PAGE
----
Every American should burn a flag

Matthew Wallace | Staff Writer

What do the American flag, incense and Uggs all have in common? No, they aren’t things that you’ll find in every basic college girl’s freshman dorm. They are things you should burn. Now before you go and get all “America is the greatest country in the world, and if you don’t like it, you should just get out” on me, I want you to A) realize that burning the flag is protected by the First Amendment, B) burning is the proper way to retire a flag that has been deemed not fit to fly and C) it’s a stupid flag that has changed numerous times throughout the years. Your defense of a symbol over the values it represents make you decidedly anti-American.

I hesitate to call anyone anti- or un-American, as the experience is so varied and complex that there is no way to define the “right” way to be American. There is, however, definitely a wrong way to be American. Losing all collective sense, reason and empathy for others over a piece of cloth or crappy war song is very much so the wrong way. America does not reside in a flag, it resides in its people and in all those around the world who exemplify the ideals and spirit that allowed this country to be a symbol of hope for the world. In order to combat nationalistic attitudes, I believe every American should burn a flag in order to actually live the American dream instead of simply pretending.

Funerals are something that every human population to ever exist has to experience. Highly-publicized rituals such as the Egyptian mummification process and the Viking tradition of lighting a body on fire with an arrow as it sails out on a body of water come to mind quickest. Cool, right? Well, the American flag should have a similar procedure to properly send it off into Valhalla by letting it go up in flames. It could also be cut to officially make it not a flag or given to various organizations (Boy/Girl Scouts, the Veterans of Foreign Wars, the American Legion) who have procedures in place to handle a flag that is ready to be disposed. Given that there are so many ways to get rid of a flag, kneeling in front of one shouldn’t cause so many people to start quoting the four sentences of the Constitution that they know to anyone who unlucky enough to be caught in the gravity of their American righteousness. You aren’t the protector of America, and no one cares that you hate your life so much that you need to make someone’s day unpleasant. Everything has a lifespan, including America; so, accept the fact that nothing is impervious to the end.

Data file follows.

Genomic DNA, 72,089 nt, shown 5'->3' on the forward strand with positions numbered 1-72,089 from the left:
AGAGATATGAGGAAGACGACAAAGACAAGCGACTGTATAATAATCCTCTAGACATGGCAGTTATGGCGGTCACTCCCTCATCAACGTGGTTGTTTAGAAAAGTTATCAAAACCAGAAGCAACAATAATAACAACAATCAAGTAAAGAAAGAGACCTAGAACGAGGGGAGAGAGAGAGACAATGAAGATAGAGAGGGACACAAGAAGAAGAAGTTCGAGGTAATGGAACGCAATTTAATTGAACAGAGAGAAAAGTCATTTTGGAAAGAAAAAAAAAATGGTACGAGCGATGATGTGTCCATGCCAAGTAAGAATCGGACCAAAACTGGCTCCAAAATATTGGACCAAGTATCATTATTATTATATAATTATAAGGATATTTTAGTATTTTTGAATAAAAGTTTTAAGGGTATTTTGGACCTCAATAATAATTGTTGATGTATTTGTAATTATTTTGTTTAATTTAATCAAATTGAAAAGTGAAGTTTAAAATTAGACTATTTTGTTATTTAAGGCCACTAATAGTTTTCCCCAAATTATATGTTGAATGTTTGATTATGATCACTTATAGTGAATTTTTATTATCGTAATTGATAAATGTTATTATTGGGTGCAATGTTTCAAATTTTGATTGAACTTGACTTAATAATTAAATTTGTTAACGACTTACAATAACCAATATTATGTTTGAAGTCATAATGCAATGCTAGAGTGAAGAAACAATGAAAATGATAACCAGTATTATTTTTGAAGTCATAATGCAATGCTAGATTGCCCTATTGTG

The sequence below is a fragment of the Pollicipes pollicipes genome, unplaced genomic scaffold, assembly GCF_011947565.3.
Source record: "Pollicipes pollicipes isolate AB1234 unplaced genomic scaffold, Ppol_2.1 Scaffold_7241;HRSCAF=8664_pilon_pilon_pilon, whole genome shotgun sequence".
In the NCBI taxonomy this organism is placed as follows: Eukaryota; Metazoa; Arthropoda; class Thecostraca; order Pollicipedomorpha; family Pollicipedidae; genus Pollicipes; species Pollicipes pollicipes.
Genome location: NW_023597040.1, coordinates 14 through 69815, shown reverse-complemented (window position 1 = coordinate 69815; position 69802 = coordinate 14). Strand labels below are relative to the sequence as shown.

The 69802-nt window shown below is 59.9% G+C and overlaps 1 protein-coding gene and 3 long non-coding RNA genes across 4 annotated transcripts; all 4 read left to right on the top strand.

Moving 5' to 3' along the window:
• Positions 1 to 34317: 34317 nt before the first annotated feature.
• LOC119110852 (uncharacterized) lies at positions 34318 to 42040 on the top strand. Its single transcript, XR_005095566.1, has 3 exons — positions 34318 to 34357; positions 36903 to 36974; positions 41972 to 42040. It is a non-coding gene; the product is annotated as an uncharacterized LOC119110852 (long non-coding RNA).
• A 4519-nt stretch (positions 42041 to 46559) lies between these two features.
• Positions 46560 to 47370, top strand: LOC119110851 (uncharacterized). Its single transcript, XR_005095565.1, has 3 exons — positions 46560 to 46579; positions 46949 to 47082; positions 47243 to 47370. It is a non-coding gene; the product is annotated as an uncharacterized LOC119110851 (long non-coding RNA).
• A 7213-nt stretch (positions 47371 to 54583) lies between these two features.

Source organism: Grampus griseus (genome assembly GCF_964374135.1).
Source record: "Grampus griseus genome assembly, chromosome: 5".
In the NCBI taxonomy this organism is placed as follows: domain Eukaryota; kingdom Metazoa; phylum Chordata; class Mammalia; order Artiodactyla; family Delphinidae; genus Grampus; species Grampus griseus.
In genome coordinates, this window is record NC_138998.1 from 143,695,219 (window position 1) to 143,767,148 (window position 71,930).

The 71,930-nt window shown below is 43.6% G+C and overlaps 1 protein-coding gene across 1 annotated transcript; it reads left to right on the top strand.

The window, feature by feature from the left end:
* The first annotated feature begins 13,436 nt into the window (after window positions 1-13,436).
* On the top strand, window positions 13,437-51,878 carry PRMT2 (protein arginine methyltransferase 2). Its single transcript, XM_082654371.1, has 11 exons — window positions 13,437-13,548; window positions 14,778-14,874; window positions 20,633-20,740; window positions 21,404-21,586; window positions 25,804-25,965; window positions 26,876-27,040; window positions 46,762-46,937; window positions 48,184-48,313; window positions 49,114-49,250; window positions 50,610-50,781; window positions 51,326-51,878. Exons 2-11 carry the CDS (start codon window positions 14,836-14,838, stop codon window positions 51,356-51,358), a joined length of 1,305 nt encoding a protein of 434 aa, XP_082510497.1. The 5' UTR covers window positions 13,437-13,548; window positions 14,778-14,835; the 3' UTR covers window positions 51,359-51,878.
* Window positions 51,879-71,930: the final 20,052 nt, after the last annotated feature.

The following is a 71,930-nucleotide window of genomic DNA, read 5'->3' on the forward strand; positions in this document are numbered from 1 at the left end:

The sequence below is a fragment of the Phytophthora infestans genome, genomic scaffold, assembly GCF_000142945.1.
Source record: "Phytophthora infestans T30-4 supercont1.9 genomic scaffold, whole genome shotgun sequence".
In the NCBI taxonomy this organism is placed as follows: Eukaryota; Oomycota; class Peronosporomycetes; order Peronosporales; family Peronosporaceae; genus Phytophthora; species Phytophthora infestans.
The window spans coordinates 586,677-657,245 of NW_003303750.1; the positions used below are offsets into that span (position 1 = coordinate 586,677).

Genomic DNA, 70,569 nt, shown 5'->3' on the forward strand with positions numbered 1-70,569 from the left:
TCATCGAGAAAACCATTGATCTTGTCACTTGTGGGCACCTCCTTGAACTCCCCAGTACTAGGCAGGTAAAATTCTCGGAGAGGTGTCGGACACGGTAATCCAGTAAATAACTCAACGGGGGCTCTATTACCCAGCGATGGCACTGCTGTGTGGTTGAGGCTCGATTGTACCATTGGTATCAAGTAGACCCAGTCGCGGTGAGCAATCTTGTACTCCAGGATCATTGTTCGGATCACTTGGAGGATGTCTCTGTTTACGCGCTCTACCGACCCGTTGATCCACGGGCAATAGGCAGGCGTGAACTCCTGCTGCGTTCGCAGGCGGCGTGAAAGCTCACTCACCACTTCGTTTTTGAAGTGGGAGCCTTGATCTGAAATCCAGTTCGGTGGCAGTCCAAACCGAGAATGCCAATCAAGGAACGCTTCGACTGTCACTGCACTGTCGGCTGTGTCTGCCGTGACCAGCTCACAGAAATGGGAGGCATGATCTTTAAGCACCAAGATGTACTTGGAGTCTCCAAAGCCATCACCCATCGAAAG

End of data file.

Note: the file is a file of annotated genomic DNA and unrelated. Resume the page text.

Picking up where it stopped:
America was built on many things: the genocide of the Native American tribes that schools make out as savages and the European immigrants out to be heroic, the subjugation of minorities, twisting facts and information to control your population, barbeque, companies that hide money overseas to not pay their taxes (Apple and Goldman Sachs to name a few) and many other horrific things that are conveniently glossed over in history class in favor of learning about how the colonies rose against the tyranny of British overlords for the 15th time. If you believe that this country has no faults, that its mistakes are only in the past or that your opinion is the one that needs to be heard on every issue, you are extremely up your own a–. Given enough time, space and people, any country will have some things that they regret. Being able to recognize that your country can be great and horrible at the same time is key to not letting your patriotism devolve into nationalism.

Nationalism is dangerous. It seeps into conversations about immigration, war and wealth not being concentrated in your small town like it was in the good ol’ days. Falling for the “America First” trap is exactly how you end up in a world where many see America as the harbinger of death. Many mistake nationalistic tendencies for patriotism. The best way to distinguish between the two is to think of patriotism like being in a healthy, long-term relationship and nationalism as being obsessed with one aspect of a person despite their many flaws. You can love something and be critical of it. That’s how anything gets better. Seeing America through rose-colored glasses is why we are still dealing with the effects of slavery, imperialism, isolationism and obviously our hate towards women.

I understand how seeing those 13 stripes and 50 stars can lead you to overwhelming emotions, but it is not contained in that design. The flag changes whenever a new state is added and only serves to distinguish the United States as a whole to the world instead of the 50 different state flags and hundreds of city flags. To me, America is great, and you’ll be hard-pressed to find someone who wants every American to succeed immensely more than myself. However, there are serious problems with the country over 300 million of us call home. Being able to criticize ourselves is how we can improve as a country, and it begins by recognizing the mortality and flaws within home. Burning a flag won’t cause you to be completely open, but it is a damn good start.

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